Rep. Fred Upton, chairman of a House energy committee, cried foul over decisions on U.S. exports of liquified natural gas. (UPI Photo/Brian Kersey) | License Photo
WASHINGTON, May 30 (UPI) -- A decision on U.S. liquefied natural gas exports is part of an administrative roadblock, congressional leaders say, though environmentalists declared a win.
The Department of Energy said Thursday it was proposing to do away with conditional approval for LNG exports and instead decide on whether exports are in the national interest after the Federal Energy Regulatory Commission issues an environmental review.
"The proposed procedural change will improve the quality of information on which DOE makes its public interest determinations," Christopher Smith, the department's assistant secretary for fossil energy, said in a statement.
U.S. lawmakers have said the glut of natural gas in the United States could provide a source of economic stimulus while giving the country a strategic advantage in the international community, particularly as European consumers are trying to break Russia's grip on the regional energy sector.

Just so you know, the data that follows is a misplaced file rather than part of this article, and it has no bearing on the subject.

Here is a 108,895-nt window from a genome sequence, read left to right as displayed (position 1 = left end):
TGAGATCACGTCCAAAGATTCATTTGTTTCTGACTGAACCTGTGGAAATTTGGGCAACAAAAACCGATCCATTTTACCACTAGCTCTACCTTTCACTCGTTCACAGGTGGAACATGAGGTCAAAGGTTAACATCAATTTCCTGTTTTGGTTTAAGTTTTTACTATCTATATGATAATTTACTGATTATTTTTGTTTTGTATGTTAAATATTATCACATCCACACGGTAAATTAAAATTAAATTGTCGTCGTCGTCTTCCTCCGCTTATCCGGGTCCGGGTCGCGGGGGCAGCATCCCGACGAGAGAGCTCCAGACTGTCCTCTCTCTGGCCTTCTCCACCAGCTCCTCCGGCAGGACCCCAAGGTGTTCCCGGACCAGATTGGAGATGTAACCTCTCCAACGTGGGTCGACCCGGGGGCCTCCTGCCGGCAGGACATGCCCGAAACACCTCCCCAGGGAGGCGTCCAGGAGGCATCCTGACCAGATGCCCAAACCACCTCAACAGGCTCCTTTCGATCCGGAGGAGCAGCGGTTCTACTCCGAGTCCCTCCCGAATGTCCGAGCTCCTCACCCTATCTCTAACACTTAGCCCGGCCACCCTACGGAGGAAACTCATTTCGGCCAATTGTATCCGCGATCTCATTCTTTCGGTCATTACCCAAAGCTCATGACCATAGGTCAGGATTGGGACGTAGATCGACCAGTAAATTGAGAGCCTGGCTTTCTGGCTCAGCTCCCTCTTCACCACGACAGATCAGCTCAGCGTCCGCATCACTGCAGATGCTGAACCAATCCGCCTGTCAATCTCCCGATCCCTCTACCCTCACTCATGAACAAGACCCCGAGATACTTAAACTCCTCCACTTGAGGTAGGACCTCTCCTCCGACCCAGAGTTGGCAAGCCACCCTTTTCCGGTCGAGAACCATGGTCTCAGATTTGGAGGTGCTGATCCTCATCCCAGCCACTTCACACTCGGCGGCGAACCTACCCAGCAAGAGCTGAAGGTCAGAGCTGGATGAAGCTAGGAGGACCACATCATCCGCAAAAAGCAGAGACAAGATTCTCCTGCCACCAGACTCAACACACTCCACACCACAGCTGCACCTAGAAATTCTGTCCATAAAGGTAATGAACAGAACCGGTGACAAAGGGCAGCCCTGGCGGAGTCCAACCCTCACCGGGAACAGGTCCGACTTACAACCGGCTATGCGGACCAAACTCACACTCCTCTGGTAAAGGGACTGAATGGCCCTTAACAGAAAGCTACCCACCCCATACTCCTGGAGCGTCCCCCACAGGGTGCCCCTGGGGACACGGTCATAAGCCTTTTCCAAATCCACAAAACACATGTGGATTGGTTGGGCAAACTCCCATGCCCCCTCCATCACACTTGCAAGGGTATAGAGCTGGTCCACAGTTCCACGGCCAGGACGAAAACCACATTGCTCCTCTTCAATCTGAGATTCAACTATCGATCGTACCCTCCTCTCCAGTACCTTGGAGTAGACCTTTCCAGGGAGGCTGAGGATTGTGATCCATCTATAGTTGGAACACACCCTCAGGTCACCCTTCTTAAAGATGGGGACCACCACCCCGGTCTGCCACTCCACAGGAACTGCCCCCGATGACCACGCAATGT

Reps. Fred Upton, R-Mich., chairman of the House Energy and Commerce Committee, and Rep. Cory Gardner, R-Colo., who drafted a measure to encourage U.S. gas exports, said the LNG proposal adds another layer of red tape to the approval process.
"This action will further slow down approvals and could discourage investment in export projects," they said in a joint statement.
Critics worry LNG exports will lead to more hydraulic fracturing, a controversial drilling practice seen as a threat to the environment.
Nathan Matthews, an attorney for the Sierra Club, said the proposal is a step in the right direction.
"It's never made sense to evaluate LNG exports without knowing the impact they would have on the environment and on our climate, so this announcement is a step in the right direction," he said in a statement.